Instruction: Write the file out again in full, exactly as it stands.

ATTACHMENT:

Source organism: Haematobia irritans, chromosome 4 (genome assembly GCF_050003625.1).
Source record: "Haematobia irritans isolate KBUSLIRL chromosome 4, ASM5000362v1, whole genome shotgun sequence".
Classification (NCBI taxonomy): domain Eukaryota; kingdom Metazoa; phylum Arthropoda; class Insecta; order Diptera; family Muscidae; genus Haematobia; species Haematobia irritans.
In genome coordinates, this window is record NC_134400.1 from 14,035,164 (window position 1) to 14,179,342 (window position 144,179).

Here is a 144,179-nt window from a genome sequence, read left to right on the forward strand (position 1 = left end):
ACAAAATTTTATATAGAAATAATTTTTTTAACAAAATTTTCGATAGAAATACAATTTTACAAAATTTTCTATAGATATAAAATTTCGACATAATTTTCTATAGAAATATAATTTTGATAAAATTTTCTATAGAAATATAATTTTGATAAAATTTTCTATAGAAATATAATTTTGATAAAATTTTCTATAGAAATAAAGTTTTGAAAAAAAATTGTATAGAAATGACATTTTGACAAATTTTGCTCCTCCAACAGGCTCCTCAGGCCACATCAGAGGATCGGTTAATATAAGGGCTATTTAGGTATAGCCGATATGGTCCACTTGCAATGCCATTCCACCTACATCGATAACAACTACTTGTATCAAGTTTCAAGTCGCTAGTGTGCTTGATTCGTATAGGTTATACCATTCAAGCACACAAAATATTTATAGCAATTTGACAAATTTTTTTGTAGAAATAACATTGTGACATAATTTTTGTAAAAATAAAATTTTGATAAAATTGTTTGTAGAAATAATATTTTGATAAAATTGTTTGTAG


Source organism: Haematobia irritans, chromosome 4 (genome assembly GCF_050003625.1).
Source record: "Haematobia irritans isolate KBUSLIRL chromosome 4, ASM5000362v1, whole genome shotgun sequence".
Classification (NCBI taxonomy): domain Eukaryota; kingdom Metazoa; phylum Arthropoda; class Insecta; order Diptera; family Muscidae; genus Haematobia; species Haematobia irritans.
In genome coordinates, this window is record NC_134400.1 from 14,035,164 (window position 1) to 14,179,342 (window position 144,179).

Here is a 144,179-nt window from a genome sequence, read left to right on the forward strand (position 1 = left end):
ACAAAATTTTATATAGAAATAATTTTTTTAACAAAATTTTCGATAGAAATACAATTTTACAAAATTTTCTATAGATATAAAATTTCGACATAATTTTCTATAGAAATATAATTTTGATAAAATTTTCTATAGAAATATAATTTTGATAAAATTTTCTATAGAAATATAATTTTGATAAAATTTTCTATAGAAATAAAGTTTTGAAAAAAAATTGTATAGAAATGACATTTTGACAAATTTTGCTCCTCCAACAGGCTCCTCAGGCCACATCAGAGGATCGGTTAATATAAGGGCTATTTAGGTATAGCCGATATGGTCCACTTGCAATGCCATTCCACCTACATCGATAACAACTACTTGTATCAAGTTTCAAGTCGCTAGTGTGCTTGATTCGTATAGGTTATACCATTCAAGCACACAAAATATTTATAGCAATTTGACAAATTTTTTTGTAGAAATAACATTGTGACATAATTTTTGTAAAAATAAAATTTTGATAAAATTGTTTGTAGAAATAATATTTTGATAAAATTGTTTGTAG